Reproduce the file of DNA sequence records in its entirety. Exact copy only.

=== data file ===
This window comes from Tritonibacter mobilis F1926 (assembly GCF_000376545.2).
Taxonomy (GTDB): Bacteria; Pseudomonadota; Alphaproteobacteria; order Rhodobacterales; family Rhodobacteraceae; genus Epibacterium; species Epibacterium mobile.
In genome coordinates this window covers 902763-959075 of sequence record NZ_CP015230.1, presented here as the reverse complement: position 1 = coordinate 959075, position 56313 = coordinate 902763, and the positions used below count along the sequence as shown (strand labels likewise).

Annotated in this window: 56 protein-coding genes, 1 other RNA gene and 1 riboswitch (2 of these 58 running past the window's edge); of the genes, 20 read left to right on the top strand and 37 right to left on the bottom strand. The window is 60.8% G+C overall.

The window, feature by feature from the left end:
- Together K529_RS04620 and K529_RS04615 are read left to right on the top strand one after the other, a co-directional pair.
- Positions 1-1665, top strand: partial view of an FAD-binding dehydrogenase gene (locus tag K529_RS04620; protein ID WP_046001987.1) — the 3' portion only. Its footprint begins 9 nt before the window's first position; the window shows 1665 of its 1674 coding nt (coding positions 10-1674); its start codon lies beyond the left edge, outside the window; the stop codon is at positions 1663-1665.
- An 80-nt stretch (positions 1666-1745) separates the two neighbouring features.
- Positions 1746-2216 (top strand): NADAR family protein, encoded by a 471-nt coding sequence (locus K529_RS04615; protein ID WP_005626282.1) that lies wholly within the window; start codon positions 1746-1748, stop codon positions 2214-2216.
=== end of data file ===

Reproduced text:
This window comes from Tritonibacter mobilis F1926 (assembly GCF_000376545.2).
Taxonomy (GTDB): Bacteria; Pseudomonadota; Alphaproteobacteria; order Rhodobacterales; family Rhodobacteraceae; genus Epibacterium; species Epibacterium mobile.
In genome coordinates this window covers 902763-959075 of sequence record NZ_CP015230.1, presented here as the reverse complement: position 1 = coordinate 959075, position 56313 = coordinate 902763, and the positions used below count along the sequence as shown (strand labels likewise).

Annotated in this window: 56 protein-coding genes, 1 other RNA gene and 1 riboswitch (2 of these 58 running past the window's edge); of the genes, 20 read left to right on the top strand and 37 right to left on the bottom strand. The window is 60.8% G+C overall.

The window, feature by feature from the left end:
- Together K529_RS04620 and K529_RS04615 are read left to right on the top strand one after the other, a co-directional pair.
- Positions 1-1665, top strand: partial view of an FAD-binding dehydrogenase gene (locus tag K529_RS04620; protein ID WP_046001987.1) — the 3' portion only. Its footprint begins 9 nt before the window's first position; the window shows 1665 of its 1674 coding nt (coding positions 10-1674); its start codon lies beyond the left edge, outside the window; the stop codon is at positions 1663-1665.
- An 80-nt stretch (positions 1666-1745) separates the two neighbouring features.
- Positions 1746-2216 (top strand): NADAR family protein, encoded by a 471-nt coding sequence (locus K529_RS04615; protein ID WP_005626282.1) that lies wholly within the window; start codon positions 1746-1748, stop codon positions 2214-2216.